Friday, April 11, 2008
may the kings all drown in the blood of conquest:
Abu Muqawama surveys Egyptian unrest and says "this isn't an insurgency (yet)":
If the unrest does become an insurgency, one should, unfortunately, probably bet on the Egyptian apparatus of state repression to triumph. The Egyptians do counterinsurgency the old-fashioned way: they kill a lot of people, arrest even more, torture those who they arrest, intimidate the families and professional contacts of those targeted, shut down channels of political dissent, and keep the pressure going indefinitely. How long has Egypt been under a state of emergency? Nearly 30 years, right?

Obviously I think this state of affairs is reprehensible. But to look at it outside the realm of normative judgment, what stands out is that a domestic insurgency really would become a fight for survival on the part of the ruling Egyptian clique. That will make the Mubarak-niks fight with all the brutality a battle for survival entails. To make the obvious point, an army of occupation does not face the same existential imperatives as a government beset with a mass uprising does -- unless the purpose of that occupation is to sustain itself forever. (And even then, the imperative doesn't really exist unless the occupation implicates the survival of the imperial metropole. Not the case in Iraq, despite all the "we fight them over there so we won't fight them over here" lies.) Furthermore, we should be very, very wary of viewing counterinsurgency as a continuum of operations, since doing so could draw us into the mistake of saying, "Well, you know, the Egyptians really know what they're doing..."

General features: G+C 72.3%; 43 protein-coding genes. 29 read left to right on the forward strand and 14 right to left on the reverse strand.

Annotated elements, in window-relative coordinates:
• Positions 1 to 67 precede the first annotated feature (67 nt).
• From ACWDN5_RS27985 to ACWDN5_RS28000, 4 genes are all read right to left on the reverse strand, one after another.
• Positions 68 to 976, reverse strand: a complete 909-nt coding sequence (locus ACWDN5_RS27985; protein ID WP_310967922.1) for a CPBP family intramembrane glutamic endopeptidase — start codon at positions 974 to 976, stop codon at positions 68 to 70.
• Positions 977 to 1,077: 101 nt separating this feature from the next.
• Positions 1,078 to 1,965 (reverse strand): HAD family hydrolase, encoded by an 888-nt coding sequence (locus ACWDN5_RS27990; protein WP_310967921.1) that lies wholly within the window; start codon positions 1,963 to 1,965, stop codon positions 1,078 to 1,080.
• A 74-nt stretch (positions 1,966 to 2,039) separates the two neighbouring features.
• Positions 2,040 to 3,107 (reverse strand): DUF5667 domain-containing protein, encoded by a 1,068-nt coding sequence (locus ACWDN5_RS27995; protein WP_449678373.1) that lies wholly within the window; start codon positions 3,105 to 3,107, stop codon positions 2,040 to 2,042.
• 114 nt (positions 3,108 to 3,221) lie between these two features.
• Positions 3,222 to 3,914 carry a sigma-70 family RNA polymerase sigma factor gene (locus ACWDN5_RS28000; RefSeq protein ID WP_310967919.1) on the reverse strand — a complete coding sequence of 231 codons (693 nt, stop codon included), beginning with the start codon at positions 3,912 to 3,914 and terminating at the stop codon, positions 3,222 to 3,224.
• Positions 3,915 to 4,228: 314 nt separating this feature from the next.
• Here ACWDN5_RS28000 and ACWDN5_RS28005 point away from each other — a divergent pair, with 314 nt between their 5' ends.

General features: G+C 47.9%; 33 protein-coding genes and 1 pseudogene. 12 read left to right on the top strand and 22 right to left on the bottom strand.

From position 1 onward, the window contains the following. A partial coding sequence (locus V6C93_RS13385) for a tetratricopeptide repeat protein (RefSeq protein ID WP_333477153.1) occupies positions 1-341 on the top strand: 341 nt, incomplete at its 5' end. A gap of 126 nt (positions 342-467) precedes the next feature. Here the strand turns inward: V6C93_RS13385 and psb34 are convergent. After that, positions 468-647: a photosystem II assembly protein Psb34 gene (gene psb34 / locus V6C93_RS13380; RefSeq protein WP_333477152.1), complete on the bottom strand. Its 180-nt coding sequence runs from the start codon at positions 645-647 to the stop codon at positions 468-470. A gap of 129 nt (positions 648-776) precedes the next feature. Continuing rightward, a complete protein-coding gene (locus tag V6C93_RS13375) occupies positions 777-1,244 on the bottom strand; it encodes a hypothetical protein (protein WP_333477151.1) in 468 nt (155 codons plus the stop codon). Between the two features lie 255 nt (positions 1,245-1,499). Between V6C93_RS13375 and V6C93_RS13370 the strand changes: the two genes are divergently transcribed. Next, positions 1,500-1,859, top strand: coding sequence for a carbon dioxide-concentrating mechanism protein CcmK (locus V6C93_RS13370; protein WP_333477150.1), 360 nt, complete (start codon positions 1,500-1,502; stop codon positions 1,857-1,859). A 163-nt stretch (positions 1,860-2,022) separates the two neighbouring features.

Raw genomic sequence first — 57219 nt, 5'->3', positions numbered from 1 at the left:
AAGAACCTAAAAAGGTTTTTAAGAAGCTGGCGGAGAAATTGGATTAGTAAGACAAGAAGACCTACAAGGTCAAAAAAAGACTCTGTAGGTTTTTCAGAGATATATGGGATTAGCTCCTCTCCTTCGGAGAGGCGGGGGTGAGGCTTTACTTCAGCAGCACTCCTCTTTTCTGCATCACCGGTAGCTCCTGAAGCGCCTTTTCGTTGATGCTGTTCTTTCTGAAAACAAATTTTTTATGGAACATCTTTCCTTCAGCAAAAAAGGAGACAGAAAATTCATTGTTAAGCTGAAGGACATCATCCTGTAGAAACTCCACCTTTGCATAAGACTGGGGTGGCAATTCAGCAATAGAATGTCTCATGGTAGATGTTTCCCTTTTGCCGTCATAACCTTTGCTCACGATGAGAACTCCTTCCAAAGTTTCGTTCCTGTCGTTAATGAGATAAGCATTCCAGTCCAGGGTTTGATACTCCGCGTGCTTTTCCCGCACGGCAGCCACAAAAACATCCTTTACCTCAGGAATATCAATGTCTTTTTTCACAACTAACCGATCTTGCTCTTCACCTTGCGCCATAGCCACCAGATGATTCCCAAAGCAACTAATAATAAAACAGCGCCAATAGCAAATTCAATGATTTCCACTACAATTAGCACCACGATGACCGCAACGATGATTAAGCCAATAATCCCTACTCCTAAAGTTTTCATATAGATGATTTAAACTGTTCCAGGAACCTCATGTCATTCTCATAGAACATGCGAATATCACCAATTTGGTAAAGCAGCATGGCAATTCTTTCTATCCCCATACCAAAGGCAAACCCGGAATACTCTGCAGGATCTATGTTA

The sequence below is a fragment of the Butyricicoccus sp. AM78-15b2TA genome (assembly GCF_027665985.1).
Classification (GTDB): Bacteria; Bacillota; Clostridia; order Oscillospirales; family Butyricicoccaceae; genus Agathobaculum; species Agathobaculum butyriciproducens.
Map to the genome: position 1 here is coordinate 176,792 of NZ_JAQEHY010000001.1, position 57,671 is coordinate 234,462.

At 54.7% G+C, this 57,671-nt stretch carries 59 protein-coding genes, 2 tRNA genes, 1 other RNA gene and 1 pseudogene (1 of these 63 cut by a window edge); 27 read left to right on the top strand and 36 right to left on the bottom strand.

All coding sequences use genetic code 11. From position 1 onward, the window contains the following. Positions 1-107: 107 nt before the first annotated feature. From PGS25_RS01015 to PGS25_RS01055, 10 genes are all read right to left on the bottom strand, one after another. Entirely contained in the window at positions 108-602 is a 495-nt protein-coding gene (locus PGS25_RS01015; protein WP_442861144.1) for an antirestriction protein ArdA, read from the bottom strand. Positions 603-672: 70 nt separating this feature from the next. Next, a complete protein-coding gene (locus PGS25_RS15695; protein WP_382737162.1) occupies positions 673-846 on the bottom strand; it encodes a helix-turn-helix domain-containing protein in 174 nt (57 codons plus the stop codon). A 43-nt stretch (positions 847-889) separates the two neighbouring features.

--Spencer Ackerman